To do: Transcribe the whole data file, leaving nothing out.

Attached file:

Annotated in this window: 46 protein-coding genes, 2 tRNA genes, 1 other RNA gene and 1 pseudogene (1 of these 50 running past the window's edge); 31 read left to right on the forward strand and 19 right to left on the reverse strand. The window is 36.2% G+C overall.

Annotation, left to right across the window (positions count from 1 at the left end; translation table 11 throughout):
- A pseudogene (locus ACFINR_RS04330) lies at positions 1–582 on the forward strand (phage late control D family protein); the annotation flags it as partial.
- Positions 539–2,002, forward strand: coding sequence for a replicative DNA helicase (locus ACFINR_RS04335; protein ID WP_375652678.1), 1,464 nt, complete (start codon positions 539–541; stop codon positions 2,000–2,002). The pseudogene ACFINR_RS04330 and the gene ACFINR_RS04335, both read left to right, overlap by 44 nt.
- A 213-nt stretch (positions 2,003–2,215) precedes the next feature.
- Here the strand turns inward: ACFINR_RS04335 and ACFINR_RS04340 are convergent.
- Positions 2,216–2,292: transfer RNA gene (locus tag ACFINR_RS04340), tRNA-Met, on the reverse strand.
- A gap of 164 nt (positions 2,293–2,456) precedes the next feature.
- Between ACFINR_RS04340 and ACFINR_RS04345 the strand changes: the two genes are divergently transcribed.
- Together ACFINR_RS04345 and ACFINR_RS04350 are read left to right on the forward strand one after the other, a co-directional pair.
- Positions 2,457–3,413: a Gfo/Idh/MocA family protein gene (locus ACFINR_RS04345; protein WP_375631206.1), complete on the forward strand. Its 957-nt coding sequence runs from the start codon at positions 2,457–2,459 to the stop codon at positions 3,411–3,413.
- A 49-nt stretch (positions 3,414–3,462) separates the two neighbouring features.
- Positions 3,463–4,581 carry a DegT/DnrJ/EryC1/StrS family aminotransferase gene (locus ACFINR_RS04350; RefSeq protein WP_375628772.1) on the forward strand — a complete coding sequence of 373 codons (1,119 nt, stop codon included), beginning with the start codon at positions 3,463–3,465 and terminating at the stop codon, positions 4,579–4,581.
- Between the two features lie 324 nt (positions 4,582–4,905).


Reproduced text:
Annotated in this window: 46 protein-coding genes, 2 tRNA genes, 1 other RNA gene and 1 pseudogene (1 of these 50 running past the window's edge); 31 read left to right on the forward strand and 19 right to left on the reverse strand. The window is 36.2% G+C overall.

Annotation, left to right across the window (positions count from 1 at the left end; translation table 11 throughout):
- A pseudogene (locus ACFINR_RS04330) lies at positions 1–582 on the forward strand (phage late control D family protein); the annotation flags it as partial.
- Positions 539–2,002, forward strand: coding sequence for a replicative DNA helicase (locus ACFINR_RS04335; protein ID WP_375652678.1), 1,464 nt, complete (start codon positions 539–541; stop codon positions 2,000–2,002). The pseudogene ACFINR_RS04330 and the gene ACFINR_RS04335, both read left to right, overlap by 44 nt.
- A 213-nt stretch (positions 2,003–2,215) precedes the next feature.
- Here the strand turns inward: ACFINR_RS04335 and ACFINR_RS04340 are convergent.
- Positions 2,216–2,292: transfer RNA gene (locus tag ACFINR_RS04340), tRNA-Met, on the reverse strand.
- A gap of 164 nt (positions 2,293–2,456) precedes the next feature.
- Between ACFINR_RS04340 and ACFINR_RS04345 the strand changes: the two genes are divergently transcribed.
- Together ACFINR_RS04345 and ACFINR_RS04350 are read left to right on the forward strand one after the other, a co-directional pair.
- Positions 2,457–3,413: a Gfo/Idh/MocA family protein gene (locus ACFINR_RS04345; protein WP_375631206.1), complete on the forward strand. Its 957-nt coding sequence runs from the start codon at positions 2,457–2,459 to the stop codon at positions 3,411–3,413.
- A 49-nt stretch (positions 3,414–3,462) separates the two neighbouring features.
- Positions 3,463–4,581 carry a DegT/DnrJ/EryC1/StrS family aminotransferase gene (locus ACFINR_RS04350; RefSeq protein WP_375628772.1) on the forward strand — a complete coding sequence of 373 codons (1,119 nt, stop codon included), beginning with the start codon at positions 3,463–3,465 and terminating at the stop codon, positions 4,579–4,581.
- Between the two features lie 324 nt (positions 4,582–4,905).